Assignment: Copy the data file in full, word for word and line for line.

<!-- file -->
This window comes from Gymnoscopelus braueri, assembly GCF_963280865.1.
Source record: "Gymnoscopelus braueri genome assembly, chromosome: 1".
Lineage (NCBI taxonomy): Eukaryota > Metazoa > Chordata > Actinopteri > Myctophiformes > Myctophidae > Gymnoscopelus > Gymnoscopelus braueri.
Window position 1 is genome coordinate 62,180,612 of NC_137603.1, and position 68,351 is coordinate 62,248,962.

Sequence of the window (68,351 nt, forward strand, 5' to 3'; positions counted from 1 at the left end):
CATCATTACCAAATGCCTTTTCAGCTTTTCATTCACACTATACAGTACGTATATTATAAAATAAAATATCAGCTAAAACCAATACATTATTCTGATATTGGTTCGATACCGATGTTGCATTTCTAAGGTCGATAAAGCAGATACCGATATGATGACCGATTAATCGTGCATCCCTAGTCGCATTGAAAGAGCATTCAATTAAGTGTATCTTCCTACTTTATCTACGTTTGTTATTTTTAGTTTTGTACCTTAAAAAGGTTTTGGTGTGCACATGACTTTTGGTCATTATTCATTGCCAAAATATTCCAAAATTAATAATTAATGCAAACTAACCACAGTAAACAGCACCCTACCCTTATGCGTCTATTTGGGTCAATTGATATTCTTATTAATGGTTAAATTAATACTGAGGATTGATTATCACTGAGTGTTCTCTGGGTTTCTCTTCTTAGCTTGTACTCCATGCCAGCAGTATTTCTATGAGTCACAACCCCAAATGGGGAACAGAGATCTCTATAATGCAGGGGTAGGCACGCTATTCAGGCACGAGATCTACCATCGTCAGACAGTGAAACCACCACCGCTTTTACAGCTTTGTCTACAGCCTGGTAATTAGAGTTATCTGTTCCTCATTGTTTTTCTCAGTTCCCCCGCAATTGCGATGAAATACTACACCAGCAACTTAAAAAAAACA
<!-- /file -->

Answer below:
This window comes from Gymnoscopelus braueri, assembly GCF_963280865.1.
Source record: "Gymnoscopelus braueri genome assembly, chromosome: 1".
Lineage (NCBI taxonomy): Eukaryota > Metazoa > Chordata > Actinopteri > Myctophiformes > Myctophidae > Gymnoscopelus > Gymnoscopelus braueri.
Window position 1 is genome coordinate 62,180,612 of NC_137603.1, and position 68,351 is coordinate 62,248,962.

Sequence of the window (68,351 nt, forward strand, 5' to 3'; positions counted from 1 at the left end):
CATCATTACCAAATGCCTTTTCAGCTTTTCATTCACACTATACAGTACGTATATTATAAAATAAAATATCAGCTAAAACCAATACATTATTCTGATATTGGTTCGATACCGATGTTGCATTTCTAAGGTCGATAAAGCAGATACCGATATGATGACCGATTAATCGTGCATCCCTAGTCGCATTGAAAGAGCATTCAATTAAGTGTATCTTCCTACTTTATCTACGTTTGTTATTTTTAGTTTTGTACCTTAAAAAGGTTTTGGTGTGCACATGACTTTTGGTCATTATTCATTGCCAAAATATTCCAAAATTAATAATTAATGCAAACTAACCACAGTAAACAGCACCCTACCCTTATGCGTCTATTTGGGTCAATTGATATTCTTATTAATGGTTAAATTAATACTGAGGATTGATTATCACTGAGTGTTCTCTGGGTTTCTCTTCTTAGCTTGTACTCCATGCCAGCAGTATTTCTATGAGTCACAACCCCAAATGGGGAACAGAGATCTCTATAATGCAGGGGTAGGCACGCTATTCAGGCACGAGATCTACCATCGTCAGACAGTGAAACCACCACCGCTTTTACAGCTTTGTCTACAGCCTGGTAATTAGAGTTATCTGTTCCTCATTGTTTTTCTCAGTTCCCCCGCAATTGCGATGAAATACTACACCAGCAACTTAAAAAAAACA